10 reasons to be excited about the new Formula 1 season
It's lights out and away we go. The new Formula 1 season is set to begin in Bahrain this weekend, with another action-packed year of racing on tap. Below, we examine 10 storylines to watch on - and off - the track in 2021.
Lewis Hamilton chases No. 8
He's got nothing to prove, but there's one more record left to obliterate for Lewis Hamilton. It took longer than expected for him to sign a new deal with Mercedes this winter, but Hamilton's short-term agreement to stay with the German giant is based on a single number: eight. Hamilton sits tied with Michael Schumacher on seven World Drivers Championships and needs one more for supremacy as the German icon's son, Mick, enters the fray. Lewis, you see, has been elite for a long time.
Competition from Red Bull remains a serious threat - especially if preseason testing is any indication - but Toto Wolff and Co. usually handle their targets pretty well. Hamilton's stand against racism, both within Formula 1 and wider society, generated international headlines alongside his race wins last season. With his glittering career reaching its zenith, expect Hamilton to continue to push this sport toward the uncomfortable conversations that must be had.
Ain't no Verstappen him now
Since becoming the youngest full-time F1 driver in 2015, Max Verstappen has been earmarked for superstardom. Red Bull, at seemingly every available moment, even said its goal was to make Verstappen the youngest champion in the sport's history. However, that record will remain the property of Sebastian Vettel, who won the 2010 title with Red Bull at 23 years, 134 days old (Verstappen will be 24 years old by season's end).
That doesn't mean the Dutchman isn't still the grid's most exciting driver, though. And, entering 2021, the driver with the most legitimate chance at putting Mercedes in its place is Verstappen. On a hypothetical grid where all 20 racers drive the exact same cars, his skill could've already made him a world champion over Hamilton. Now, with the sport introducing spending caps, the chasm between Mercedes and Red Bull should at least begin to close. Will it be enough for Verstappen's first title?
Red Bull's time?
And speaking of Red Bull, has Sergio Perez been the missing piece to put the team on top of the constructors' championship?
Simply put, the most exciting moment of the 2020 season was Checo's last-to-first performance in the penultimate race of the year in Bahrain. There are very few drivers on the grid who would've been capable of accomplishing such a feat; he did it without knowing if his F1 future was secure and while being treated like the second driver on his own team.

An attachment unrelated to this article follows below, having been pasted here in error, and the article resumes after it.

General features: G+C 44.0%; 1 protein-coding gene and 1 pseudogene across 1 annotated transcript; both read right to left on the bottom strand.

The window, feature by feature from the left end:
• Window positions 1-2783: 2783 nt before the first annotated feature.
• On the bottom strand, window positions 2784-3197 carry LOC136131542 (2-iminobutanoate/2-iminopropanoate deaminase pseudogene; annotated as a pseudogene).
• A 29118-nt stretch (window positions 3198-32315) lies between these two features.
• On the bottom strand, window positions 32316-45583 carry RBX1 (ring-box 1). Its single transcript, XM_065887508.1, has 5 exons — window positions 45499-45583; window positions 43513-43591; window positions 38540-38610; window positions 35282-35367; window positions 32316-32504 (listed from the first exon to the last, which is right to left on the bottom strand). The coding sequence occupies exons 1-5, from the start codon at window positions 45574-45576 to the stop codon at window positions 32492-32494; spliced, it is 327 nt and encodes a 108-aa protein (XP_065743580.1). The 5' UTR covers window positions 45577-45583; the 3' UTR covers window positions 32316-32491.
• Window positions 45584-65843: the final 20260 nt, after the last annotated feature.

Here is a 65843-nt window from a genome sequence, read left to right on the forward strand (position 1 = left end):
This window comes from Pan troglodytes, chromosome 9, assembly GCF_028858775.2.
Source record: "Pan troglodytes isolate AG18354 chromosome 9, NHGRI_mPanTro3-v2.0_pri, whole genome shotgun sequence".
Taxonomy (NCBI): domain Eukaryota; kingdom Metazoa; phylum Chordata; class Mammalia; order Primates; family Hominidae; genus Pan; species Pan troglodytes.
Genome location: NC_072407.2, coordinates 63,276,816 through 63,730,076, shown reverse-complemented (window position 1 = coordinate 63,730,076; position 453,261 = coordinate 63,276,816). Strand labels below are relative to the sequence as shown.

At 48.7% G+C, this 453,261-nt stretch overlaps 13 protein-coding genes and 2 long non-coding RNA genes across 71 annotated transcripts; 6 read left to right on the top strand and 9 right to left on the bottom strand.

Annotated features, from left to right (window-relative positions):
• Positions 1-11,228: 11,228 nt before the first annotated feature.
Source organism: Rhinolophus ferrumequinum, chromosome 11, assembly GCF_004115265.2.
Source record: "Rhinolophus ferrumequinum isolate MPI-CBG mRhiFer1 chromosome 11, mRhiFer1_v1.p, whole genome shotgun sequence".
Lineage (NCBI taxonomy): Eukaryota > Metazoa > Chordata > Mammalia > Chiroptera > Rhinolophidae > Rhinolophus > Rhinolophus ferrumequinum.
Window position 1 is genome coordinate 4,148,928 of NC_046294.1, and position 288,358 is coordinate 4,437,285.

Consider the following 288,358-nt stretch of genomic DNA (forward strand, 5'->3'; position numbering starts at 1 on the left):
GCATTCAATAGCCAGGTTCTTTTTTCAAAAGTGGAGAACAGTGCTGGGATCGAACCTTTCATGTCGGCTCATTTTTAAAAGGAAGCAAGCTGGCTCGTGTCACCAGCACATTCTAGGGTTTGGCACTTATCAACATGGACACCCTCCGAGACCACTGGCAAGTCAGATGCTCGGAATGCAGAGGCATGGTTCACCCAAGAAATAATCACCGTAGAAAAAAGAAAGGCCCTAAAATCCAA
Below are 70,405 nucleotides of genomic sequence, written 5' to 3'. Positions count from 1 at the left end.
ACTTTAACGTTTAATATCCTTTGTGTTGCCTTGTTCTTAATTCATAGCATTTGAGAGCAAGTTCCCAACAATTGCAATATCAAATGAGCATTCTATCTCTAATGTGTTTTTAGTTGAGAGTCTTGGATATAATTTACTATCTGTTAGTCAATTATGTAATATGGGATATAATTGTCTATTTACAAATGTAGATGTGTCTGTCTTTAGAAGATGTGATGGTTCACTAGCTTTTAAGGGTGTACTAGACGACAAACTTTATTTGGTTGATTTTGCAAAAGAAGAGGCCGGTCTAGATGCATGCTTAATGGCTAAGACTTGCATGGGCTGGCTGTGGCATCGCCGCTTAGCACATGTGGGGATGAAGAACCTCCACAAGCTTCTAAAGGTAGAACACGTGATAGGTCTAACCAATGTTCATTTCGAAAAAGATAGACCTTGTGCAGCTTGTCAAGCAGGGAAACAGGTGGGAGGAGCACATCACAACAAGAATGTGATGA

Perez joins Red Bull knowing he'll have to play second fiddle to Verstappen. However, being a supporting act to Verstappen isn't the same as running behind Lance Stroll. Even further, Verstappen hasn't had a teammate really push him since 2018, before Daniel Ricciardo left for Renault. With arguably the grid's best driver lineup, is it enough to dethrone Mercedes?
Ferrari looking to start fresh
There's no way to sugarcoat it: Ferrari's 2020 campaign was an unmitigated disaster. Its car was difficult to handle, the power unit was pitiful, and there was continued tension between Charles Leclerc and Vettel on the track. The Scuderia mustered a sixth-place finish in the constructors' standings, the team's worst season since 1980. It was a brutal fall from grace for the iconic Italian outfit.
Those issues haven't been totally erased heading into 2021 - performance during preseason testing was encouraging, if not spectacular - but Ferrari appears to be heading in the right direction again. Carlos Sainz has joined Leclerc to form an exciting driver lineup, and the engine has, mercifully, taken a "large step" forward. The SF21, unlike its predecessor, shouldn't be a sitting duck on the straights.
Ferrari will likely pour most of its resources into preparation for 2022 when new regulations are set to shake things up, but the team needs to ensure it's competitive this season, too. That balancing act will be fascinating for a proud group that can't afford another poor year.
McLaren is back
David Coulthard and Mika Hakkinen are not walking through that door, but sunny days appear to be here again for McLaren. Zak Brown's decision to drop Honda in the power department following a dismal 2017 season has been a boon - McLaren, after making serious gains on the rest of the field with a Renault engine, now has the beastly Mercedes power unit in the back of its car.
Constructors finishes of 9th, 6th, 4th, and 3rd last year are indicators something is going right, and now McLaren may boast the grid's most interesting driver tandem.